by Heidi H. Cross, MSN, RN, FNP-BC, CWON
Part 1 in a multi-part series looking at the basics of avoiding litigation as a health care provider.
by Mary Ellen Posthauer RDN, CD, LD, FAND
Despite all of the advances in risk assessment, prevention and treatment guidelines, support surfaces, nutritional products and vigorous educational efforts, pressure ulcers continue to be a major health care problem worldwide.
The National Pressure Ulcer Advisory Panel (NPUAP) once again accepted the challenge to increase awareness by participating in the World Wide Pressure Ulcer Prevention Day on November 19, 2015. The objective of World Wide Pressure Ulcer Prevention Day is to increase national awareness for pressure ulcer prevention and to educate the public on this topic.
As clinicians, we should formulate a plan ahead of World Wide Pressure Ulcer Prevention Day and use this opportunity to educate our patients, families and employees on the importance of preventing pressure ulcers. The NPUAP has developed an extensive media materials package appropriate for all health care settings and organizations. The NPUAP website has a wide range of free educational materials that you can download to assist you in increasing awareness about pressure ulcer prevention. Press releases for hospitals and nursing homes are available for the organization to insert their logo and highlight their facilities events promoting this special day. World Wide National Pressure Ulcer Prevention Day logos can be download to post in prominent places around your organization.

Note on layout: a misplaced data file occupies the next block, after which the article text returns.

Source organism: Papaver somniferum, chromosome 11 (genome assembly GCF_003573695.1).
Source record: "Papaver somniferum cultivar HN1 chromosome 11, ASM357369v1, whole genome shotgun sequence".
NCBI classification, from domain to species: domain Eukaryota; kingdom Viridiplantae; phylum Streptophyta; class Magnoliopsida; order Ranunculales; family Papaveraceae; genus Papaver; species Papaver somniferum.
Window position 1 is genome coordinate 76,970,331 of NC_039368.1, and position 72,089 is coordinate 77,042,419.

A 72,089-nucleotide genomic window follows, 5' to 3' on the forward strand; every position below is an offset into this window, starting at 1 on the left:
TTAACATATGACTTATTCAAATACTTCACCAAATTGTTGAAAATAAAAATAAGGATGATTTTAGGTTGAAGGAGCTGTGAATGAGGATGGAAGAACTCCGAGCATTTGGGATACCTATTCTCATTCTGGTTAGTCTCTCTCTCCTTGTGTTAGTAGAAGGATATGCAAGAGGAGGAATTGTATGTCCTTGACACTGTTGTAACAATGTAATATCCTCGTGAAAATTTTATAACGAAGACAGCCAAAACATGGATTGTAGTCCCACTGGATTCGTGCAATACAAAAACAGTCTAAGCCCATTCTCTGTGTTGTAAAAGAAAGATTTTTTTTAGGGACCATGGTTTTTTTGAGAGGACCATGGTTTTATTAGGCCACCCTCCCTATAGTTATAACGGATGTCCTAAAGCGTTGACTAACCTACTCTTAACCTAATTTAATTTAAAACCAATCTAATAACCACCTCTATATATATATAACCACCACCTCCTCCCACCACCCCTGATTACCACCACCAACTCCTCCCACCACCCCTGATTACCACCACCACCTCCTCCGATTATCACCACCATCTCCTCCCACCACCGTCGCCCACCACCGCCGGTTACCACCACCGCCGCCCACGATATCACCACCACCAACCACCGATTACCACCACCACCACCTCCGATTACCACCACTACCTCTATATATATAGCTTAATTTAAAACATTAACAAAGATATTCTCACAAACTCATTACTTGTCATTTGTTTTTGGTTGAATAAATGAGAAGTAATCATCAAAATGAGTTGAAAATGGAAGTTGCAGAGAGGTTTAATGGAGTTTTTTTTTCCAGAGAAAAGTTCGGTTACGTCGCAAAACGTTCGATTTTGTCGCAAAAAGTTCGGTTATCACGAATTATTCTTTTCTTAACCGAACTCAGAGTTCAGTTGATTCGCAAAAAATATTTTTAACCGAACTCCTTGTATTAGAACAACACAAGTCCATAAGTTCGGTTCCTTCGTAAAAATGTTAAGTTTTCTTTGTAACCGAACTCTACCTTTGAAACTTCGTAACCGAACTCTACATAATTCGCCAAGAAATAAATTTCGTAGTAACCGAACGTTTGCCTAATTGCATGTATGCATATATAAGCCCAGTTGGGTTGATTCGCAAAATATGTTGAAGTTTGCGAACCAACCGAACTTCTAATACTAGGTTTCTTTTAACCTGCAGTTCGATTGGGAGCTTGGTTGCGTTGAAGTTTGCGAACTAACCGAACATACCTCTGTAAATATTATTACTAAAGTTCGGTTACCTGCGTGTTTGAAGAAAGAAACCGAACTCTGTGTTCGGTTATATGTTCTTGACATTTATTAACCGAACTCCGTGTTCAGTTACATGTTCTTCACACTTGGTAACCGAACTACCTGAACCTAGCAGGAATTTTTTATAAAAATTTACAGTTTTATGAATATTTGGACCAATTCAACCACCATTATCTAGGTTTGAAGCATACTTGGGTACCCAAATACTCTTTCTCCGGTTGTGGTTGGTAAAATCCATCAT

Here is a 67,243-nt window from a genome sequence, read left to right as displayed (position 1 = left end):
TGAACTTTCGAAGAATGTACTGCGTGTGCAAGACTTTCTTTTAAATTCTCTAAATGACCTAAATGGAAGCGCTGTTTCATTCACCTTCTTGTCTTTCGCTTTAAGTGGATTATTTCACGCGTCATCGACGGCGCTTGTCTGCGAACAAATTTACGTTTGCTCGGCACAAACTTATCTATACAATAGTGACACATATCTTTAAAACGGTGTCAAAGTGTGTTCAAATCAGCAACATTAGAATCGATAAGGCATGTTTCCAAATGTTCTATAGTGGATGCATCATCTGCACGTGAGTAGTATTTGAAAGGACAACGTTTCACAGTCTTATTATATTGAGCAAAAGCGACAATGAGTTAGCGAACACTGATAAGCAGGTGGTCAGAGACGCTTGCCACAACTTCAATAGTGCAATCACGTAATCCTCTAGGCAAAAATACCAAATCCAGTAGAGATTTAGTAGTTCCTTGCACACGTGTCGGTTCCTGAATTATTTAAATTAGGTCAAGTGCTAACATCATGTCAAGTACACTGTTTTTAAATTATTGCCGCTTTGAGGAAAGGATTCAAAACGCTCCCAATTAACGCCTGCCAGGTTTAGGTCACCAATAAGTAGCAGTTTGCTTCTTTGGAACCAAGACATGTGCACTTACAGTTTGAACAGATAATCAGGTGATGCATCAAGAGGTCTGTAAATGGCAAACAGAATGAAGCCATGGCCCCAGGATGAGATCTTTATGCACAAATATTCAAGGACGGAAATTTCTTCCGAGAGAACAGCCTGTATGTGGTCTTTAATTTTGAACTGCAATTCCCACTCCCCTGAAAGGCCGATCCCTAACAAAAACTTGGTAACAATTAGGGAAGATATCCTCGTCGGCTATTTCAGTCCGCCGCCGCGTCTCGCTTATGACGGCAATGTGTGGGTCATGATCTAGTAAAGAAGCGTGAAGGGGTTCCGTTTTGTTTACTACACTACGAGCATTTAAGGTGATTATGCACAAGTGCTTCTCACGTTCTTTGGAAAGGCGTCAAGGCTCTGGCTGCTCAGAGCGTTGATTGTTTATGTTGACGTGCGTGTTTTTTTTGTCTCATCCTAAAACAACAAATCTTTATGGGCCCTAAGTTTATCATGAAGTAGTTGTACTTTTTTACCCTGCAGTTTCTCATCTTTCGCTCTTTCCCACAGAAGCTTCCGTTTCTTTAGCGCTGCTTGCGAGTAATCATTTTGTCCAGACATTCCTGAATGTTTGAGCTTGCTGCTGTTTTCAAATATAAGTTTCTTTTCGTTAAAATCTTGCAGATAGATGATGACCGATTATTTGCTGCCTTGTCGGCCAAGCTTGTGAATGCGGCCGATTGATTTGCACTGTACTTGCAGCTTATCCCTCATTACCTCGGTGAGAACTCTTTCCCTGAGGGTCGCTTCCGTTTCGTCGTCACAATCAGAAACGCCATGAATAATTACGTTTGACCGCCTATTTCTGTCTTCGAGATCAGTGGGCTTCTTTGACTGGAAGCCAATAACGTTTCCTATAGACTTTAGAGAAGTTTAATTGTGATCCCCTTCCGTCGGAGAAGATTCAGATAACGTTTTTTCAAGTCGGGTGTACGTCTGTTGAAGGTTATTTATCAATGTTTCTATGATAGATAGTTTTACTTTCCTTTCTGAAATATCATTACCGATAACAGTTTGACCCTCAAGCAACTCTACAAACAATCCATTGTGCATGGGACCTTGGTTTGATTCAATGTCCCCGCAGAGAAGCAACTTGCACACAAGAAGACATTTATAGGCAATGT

Some useful tools that you will find in the free NPUAP educational materials is the pressure ulcer fact sheet, which includes pressure ulcer staging definitions with pictures including unstageable pressure ulcers and suspected deep tissue injuries (sDTI). The fact sheet also includes information on best practices for prevention of pressure ulcers caused by medical devices such as feeding tubes, oxygen tubes etc.
The pressure ulcer patient guide is another practical tool to share with caregivers and clients to raise awareness of how serious a pressure ulcer is and how they can be prevented by attending to details including paying attention to what and how much someone is eating. I would suggest supplementing the fact sheet by providing examples, such as meal plans that emphasize the importance of protein, including a variety of fruits and vegetables. Remind caregivers to offer and encourage the consumption of fluids during the day, especially for clients who are unable to drink or eat without assistance.
Take advantage of this unique opportunity and join in this worldwide effort to prevent pressure ulcers.
About The Author
Mary Ellen Posthauer RDN, CD, LD, FAND is an award winning dietitian, consultant for MEP Healthcare Dietary Services, published author, and member of the Purdue University Hall of Fame, Department of Foods and Nutrition, having held positions on numerous boards and panels including the National Pressure Ulcer Advisory Panel and the American Dietetic Association's Unintentional Weight Loss work group.
The views and opinions expressed in this blog are solely those of the author, and do not represent the views of WoundSource, Kestrel Health Information, Inc., its affiliates, or subsidiary companies.